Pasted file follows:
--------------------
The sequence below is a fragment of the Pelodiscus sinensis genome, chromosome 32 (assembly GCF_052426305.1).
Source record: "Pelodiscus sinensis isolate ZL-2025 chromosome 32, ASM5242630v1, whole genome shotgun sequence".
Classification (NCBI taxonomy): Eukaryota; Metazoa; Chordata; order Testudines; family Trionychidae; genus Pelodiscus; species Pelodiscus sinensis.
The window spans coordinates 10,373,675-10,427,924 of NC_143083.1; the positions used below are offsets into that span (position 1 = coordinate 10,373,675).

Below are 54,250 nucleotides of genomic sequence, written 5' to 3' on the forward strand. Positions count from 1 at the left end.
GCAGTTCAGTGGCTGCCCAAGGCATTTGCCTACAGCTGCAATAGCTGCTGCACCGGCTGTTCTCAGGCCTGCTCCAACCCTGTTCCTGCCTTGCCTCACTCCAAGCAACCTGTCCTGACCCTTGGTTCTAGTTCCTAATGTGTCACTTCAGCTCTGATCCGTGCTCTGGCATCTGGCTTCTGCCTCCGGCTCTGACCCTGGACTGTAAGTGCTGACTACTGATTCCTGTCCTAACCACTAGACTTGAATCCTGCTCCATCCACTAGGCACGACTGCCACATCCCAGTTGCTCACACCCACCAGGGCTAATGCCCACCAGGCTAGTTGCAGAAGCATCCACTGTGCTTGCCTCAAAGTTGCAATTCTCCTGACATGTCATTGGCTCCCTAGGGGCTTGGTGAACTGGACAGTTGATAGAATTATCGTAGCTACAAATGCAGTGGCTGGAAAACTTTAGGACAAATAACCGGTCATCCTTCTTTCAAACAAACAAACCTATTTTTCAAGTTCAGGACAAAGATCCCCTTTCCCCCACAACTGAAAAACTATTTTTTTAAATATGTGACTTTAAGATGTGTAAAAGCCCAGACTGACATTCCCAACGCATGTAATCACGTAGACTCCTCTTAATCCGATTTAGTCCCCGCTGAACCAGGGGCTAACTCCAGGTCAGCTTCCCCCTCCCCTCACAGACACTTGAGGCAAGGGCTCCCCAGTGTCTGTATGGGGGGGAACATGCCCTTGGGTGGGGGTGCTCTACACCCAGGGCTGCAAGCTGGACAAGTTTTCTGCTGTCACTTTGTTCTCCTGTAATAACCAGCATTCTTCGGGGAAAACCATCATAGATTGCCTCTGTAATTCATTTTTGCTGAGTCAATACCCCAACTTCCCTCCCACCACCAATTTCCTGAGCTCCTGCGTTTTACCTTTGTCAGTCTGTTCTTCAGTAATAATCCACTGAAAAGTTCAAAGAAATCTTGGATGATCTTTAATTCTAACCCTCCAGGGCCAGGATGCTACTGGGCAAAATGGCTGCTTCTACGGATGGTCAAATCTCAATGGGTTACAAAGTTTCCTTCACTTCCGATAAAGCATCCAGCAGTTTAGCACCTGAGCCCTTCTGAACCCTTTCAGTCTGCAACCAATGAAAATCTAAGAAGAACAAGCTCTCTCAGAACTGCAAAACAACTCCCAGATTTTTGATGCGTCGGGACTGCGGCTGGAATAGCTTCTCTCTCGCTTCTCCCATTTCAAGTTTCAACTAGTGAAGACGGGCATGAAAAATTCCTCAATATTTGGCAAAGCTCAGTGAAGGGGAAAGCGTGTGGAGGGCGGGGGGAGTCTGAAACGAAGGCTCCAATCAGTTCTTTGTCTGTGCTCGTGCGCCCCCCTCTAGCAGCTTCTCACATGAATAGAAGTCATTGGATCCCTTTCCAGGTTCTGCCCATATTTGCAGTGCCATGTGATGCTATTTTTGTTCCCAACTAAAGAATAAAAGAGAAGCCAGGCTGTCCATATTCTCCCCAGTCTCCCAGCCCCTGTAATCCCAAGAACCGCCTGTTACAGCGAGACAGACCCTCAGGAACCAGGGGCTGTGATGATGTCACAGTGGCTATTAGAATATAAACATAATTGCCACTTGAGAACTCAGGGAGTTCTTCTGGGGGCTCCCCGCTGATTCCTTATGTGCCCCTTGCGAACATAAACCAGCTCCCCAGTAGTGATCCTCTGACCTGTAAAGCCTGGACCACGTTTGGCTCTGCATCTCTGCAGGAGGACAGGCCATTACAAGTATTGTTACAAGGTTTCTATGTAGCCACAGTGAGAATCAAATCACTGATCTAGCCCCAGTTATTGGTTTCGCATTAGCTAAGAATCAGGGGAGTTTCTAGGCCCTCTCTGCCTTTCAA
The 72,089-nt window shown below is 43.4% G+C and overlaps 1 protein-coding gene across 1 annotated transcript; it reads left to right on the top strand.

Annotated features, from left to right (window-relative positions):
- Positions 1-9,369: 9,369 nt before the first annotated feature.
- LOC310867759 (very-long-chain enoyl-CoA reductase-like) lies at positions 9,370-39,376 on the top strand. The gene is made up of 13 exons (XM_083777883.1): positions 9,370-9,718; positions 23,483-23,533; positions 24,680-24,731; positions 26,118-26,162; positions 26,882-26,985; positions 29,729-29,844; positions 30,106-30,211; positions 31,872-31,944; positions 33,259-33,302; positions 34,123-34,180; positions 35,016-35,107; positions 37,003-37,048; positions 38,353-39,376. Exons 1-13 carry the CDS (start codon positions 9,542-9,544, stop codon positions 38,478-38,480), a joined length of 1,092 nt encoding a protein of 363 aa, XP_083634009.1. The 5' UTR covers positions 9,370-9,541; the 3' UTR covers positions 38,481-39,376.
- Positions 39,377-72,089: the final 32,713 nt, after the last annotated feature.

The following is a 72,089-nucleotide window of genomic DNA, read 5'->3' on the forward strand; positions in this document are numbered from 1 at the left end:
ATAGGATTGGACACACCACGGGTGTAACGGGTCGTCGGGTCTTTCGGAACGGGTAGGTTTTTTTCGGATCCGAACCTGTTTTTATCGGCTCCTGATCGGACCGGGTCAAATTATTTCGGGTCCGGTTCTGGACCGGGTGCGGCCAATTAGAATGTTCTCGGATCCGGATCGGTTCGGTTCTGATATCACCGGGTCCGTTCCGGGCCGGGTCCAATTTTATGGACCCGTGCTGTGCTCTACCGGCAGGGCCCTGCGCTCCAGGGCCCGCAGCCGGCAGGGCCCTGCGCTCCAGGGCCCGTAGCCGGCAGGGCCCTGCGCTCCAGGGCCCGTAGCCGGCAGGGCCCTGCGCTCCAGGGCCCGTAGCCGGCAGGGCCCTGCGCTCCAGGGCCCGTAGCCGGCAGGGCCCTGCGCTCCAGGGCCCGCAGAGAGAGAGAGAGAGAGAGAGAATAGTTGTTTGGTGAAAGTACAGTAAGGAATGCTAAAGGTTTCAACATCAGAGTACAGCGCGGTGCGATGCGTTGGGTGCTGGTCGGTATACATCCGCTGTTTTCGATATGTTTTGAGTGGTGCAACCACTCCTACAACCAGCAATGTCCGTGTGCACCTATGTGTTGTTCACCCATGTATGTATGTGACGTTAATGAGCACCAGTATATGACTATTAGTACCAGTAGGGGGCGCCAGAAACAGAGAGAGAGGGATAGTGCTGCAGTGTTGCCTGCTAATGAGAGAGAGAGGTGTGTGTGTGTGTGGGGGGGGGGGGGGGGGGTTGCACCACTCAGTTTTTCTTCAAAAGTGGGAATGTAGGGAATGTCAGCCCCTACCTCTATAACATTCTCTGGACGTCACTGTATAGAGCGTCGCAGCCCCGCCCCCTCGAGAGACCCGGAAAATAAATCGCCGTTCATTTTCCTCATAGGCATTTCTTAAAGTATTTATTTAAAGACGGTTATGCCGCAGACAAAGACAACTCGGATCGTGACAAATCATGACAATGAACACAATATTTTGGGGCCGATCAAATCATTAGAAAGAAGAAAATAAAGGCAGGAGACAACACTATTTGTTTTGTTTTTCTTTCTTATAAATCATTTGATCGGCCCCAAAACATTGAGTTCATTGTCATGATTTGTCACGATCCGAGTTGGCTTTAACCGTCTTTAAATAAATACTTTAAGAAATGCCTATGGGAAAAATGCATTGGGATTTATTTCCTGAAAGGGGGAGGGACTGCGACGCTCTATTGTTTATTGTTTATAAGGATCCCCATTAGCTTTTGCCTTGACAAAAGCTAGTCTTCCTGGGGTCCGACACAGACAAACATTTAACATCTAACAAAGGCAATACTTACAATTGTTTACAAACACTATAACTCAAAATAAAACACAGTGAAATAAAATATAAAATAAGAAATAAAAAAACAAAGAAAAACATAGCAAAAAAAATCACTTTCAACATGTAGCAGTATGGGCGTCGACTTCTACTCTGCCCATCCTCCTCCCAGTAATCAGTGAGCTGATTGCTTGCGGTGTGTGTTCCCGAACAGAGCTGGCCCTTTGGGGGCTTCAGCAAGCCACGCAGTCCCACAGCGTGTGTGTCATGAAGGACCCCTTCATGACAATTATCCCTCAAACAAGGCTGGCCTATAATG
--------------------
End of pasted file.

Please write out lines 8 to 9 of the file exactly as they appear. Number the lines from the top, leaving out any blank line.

Annotated features, from left to right (window-relative positions):
- Positions 1-9,369: 9,369 nt before the first annotated feature.